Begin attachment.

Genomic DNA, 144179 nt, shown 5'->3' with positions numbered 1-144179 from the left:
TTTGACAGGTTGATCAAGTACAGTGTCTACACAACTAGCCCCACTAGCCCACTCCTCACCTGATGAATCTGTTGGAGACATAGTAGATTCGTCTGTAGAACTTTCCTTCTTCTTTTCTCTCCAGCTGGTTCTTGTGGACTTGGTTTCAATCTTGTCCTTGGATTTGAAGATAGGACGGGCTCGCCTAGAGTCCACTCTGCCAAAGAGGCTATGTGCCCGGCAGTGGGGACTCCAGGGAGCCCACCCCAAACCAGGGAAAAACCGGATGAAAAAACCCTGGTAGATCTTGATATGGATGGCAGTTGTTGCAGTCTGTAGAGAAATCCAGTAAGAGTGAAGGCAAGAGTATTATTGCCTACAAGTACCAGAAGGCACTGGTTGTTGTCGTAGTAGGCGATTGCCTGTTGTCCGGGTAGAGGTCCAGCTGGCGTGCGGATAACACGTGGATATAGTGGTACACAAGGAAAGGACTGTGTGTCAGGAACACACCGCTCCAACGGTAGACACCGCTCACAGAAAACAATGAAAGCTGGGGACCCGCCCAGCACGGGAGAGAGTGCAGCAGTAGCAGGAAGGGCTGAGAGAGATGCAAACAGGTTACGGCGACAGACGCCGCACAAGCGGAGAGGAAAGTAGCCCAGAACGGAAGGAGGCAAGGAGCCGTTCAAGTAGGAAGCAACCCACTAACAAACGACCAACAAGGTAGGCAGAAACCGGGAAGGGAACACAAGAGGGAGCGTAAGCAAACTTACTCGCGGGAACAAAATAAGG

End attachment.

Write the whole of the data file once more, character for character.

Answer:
Genomic DNA, 144179 nt, shown 5'->3' with positions numbered 1-144179 from the left:
TTTGACAGGTTGATCAAGTACAGTGTCTACACAACTAGCCCCACTAGCCCACTCCTCACCTGATGAATCTGTTGGAGACATAGTAGATTCGTCTGTAGAACTTTCCTTCTTCTTTTCTCTCCAGCTGGTTCTTGTGGACTTGGTTTCAATCTTGTCCTTGGATTTGAAGATAGGACGGGCTCGCCTAGAGTCCACTCTGCCAAAGAGGCTATGTGCCCGGCAGTGGGGACTCCAGGGAGCCCACCCCAAACCAGGGAAAAACCGGATGAAAAAACCCTGGTAGATCTTGATATGGATGGCAGTTGTTGCAGTCTGTAGAGAAATCCAGTAAGAGTGAAGGCAAGAGTATTATTGCCTACAAGTACCAGAAGGCACTGGTTGTTGTCGTAGTAGGCGATTGCCTGTTGTCCGGGTAGAGGTCCAGCTGGCGTGCGGATAACACGTGGATATAGTGGTACACAAGGAAAGGACTGTGTGTCAGGAACACACCGCTCCAACGGTAGACACCGCTCACAGAAAACAATGAAAGCTGGGGACCCGCCCAGCACGGGAGAGAGTGCAGCAGTAGCAGGAAGGGCTGAGAGAGATGCAAACAGGTTACGGCGACAGACGCCGCACAAGCGGAGAGGAAAGTAGCCCAGAACGGAAGGAGGCAAGGAGCCGTTCAAGTAGGAAGCAACCCACTAACAAACGACCAACAAGGTAGGCAGAAACCGGGAAGGGAACACAAGAGGGAGCGTAAGCAAACTTACTCGCGGGAACAAAATAAGG